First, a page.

All I wanted to do was find out how to eat Pho properly. So I went onto You Tube and searched for Pho. I watched and learned, then I thought I’d have a quick look at Vietnamese food on You Tube. Almost immediately, a clip of a dog being roasted on a spit came up. Cue mild nausea. Then there was a clip where two guys are eating dog while a dog yaps in the background. “Fido can come to the funeral of his friend,” they said, or something to that effect, before laughing. I thought of our late, beloved family dog and got angry. It’s not right for me to judge this, though. I know that in different countries we eat different things, and the French and Italians think nothing of eating horse meat but as I wasn’t raised to think of a horse or a dog as food, I find this more than a bit squeamish.
One Vietnamese person wrote on You Tube that even the Vietnamese can find eating dog difficult, but it’s affordable meat for them which is why dog stays on the menu. I then thought I’d better find out what else they eat in Vietnam, just so I can try to recognise it and steer clear.
This is my list so far:
- Rats, which they hunt in fields with dogs
- Turtle soup, turtle blood wine and turtle bile wine
- Snake, snake blood wine, snake wine (no blood involved in the latter)
- Chicken blood soup (by now I’m realising that there really isn’t much they don’t eat in Vietnam and they obviously use every possible part of the animal)
- Monkey balm wine, made from their bones
- Fried tarantula
- Live grubs, still squirming (like Witchety grubs in Australia)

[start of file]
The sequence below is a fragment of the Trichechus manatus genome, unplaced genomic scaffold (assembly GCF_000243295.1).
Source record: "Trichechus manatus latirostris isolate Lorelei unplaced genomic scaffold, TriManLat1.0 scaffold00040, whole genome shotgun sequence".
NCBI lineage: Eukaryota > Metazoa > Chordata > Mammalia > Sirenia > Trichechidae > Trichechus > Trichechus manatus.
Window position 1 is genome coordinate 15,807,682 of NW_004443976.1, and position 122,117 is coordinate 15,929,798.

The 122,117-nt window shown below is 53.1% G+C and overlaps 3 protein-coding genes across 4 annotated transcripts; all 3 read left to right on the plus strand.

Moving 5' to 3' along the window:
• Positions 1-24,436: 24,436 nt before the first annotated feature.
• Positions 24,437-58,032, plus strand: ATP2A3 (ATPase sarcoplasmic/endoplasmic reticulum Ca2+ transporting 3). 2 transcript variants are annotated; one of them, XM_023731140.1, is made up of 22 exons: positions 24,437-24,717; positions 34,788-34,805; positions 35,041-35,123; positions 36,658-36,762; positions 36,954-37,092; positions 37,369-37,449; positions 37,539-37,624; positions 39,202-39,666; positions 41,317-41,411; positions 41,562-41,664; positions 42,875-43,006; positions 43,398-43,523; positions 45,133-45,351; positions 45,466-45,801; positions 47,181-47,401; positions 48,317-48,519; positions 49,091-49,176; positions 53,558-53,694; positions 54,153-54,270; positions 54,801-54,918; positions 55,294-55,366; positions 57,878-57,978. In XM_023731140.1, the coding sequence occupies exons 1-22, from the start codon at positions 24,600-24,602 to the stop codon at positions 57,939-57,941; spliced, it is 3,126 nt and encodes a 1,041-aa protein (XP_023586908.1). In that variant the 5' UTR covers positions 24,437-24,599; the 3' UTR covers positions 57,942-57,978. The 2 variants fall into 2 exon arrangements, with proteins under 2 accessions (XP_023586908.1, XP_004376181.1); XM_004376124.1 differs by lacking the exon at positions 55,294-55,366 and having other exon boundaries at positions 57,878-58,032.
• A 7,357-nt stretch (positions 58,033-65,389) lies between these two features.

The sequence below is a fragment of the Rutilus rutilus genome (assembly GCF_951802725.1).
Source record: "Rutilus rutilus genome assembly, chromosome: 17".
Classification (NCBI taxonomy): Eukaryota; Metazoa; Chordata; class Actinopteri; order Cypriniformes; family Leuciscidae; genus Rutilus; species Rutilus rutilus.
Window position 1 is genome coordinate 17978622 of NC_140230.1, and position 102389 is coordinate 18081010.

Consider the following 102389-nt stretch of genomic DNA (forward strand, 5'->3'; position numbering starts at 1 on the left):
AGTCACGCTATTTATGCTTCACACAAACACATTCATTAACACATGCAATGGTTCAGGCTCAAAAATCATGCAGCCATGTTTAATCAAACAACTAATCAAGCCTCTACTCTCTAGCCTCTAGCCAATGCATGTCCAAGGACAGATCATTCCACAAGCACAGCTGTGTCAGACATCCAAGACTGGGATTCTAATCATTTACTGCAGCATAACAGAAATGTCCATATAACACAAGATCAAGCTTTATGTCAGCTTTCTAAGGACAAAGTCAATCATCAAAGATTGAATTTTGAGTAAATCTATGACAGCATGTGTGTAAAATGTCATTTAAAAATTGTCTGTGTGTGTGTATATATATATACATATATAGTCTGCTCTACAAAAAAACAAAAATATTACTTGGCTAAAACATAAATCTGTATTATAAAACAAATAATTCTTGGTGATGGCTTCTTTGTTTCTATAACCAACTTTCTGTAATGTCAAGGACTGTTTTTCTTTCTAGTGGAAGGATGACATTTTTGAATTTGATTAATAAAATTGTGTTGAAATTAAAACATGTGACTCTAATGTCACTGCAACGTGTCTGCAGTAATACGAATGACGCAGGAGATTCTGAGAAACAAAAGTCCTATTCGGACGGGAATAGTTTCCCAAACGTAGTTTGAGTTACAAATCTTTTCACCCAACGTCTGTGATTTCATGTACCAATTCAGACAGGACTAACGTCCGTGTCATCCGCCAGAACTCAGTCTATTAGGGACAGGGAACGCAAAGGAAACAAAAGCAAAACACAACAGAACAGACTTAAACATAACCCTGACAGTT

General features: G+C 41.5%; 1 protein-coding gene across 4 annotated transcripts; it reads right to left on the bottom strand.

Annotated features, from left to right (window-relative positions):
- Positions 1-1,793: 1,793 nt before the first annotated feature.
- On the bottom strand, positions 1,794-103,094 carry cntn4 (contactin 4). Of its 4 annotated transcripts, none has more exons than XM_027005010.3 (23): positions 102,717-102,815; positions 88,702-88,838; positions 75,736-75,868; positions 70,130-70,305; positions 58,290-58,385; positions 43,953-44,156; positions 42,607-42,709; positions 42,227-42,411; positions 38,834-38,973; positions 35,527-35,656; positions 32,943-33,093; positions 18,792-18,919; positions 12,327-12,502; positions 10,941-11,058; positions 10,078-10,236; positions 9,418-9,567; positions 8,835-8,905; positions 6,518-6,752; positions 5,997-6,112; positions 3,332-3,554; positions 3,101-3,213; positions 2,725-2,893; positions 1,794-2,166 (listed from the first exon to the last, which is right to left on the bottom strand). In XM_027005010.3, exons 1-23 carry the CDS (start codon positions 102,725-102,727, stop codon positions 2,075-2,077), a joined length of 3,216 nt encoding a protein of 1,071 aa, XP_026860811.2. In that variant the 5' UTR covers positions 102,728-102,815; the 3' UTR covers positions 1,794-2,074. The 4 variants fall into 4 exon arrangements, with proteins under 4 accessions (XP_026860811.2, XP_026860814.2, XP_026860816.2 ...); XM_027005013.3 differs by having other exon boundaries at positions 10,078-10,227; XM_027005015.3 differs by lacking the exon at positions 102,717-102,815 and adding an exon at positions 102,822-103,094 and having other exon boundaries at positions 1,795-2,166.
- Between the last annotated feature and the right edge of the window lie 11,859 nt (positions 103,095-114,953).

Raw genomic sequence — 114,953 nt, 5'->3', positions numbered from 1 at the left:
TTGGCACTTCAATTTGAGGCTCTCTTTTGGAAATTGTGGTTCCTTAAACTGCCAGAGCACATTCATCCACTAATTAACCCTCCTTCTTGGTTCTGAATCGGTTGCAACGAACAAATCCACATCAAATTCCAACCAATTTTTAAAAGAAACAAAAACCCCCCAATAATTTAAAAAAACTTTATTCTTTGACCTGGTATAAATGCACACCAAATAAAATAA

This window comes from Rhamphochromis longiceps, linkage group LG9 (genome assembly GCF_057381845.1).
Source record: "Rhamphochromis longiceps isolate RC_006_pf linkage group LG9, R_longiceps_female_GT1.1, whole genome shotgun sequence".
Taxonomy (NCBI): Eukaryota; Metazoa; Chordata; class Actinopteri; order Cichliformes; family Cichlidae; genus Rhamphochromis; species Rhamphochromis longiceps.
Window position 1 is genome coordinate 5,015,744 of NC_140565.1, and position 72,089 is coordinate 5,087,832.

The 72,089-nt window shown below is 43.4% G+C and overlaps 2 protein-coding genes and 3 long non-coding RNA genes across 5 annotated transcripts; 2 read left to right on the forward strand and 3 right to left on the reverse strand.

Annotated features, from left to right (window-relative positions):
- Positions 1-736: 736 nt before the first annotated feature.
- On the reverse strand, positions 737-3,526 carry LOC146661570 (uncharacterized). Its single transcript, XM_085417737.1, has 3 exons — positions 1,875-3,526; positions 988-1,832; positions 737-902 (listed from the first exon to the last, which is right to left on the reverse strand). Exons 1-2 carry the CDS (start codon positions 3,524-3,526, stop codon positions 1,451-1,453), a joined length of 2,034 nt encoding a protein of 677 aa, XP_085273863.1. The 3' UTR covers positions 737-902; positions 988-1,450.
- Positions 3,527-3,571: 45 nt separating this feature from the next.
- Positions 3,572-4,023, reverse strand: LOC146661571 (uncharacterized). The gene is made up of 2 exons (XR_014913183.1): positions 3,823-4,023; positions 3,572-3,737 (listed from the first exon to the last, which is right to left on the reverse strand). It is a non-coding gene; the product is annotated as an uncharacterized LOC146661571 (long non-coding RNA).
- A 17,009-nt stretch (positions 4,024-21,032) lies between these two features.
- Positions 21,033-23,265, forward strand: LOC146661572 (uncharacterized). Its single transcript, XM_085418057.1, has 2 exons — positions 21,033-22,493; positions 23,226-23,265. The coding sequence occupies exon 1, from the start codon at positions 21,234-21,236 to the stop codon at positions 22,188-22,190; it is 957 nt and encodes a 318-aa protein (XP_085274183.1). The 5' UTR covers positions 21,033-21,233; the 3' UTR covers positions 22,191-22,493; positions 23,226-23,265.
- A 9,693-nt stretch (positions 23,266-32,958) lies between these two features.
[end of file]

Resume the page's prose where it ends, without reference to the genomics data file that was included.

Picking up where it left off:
- Lizards, which are skinned alive
- Snails – not so bad. I can eat those. Did you know that most escargots served in France were raised at snail farms in China?
- And the best by far: worms. Even though the writhing mass looks like earth worms, they are in fact fresh water things with legs so technically they’re not worms but as I can’t see the legs in the clip, they’re as good as worms to me. They’re only available at market in autumn for one month and they’re mixed with all sorts of other ingredients to make fried patties, kind of like a worm burger. It’s probably tasty if you don’t know what it is beforehand.
These menu items do not, however, shake my fascination for Vietnam. I’m still finding it absorbing in a great many ways, although I do find that sticking to fish is the most sensible option, especially as it’s so fresh. This hasn’t been hard to do because I’m semi-vege anyway.
Returning to You Tube for more gory-eating videos before we left, I found Andrew Zimmern, presenter of Bizarre Foods for The Travel Channel. This man calls the above list “exotic edibles” and will eat just about anything in the name of culinary education. He’s braver than me.
For the first in Zimmern’s series of six on Vietnamese cuisine, click on this clip. It shows that seriously, just about every part of a snake is used in Vietnamese cooking, and he says that Hanoi is a foodie culture “with attitude”. In my book, that’s a complete understatement, but I guess you need to see it to believe it!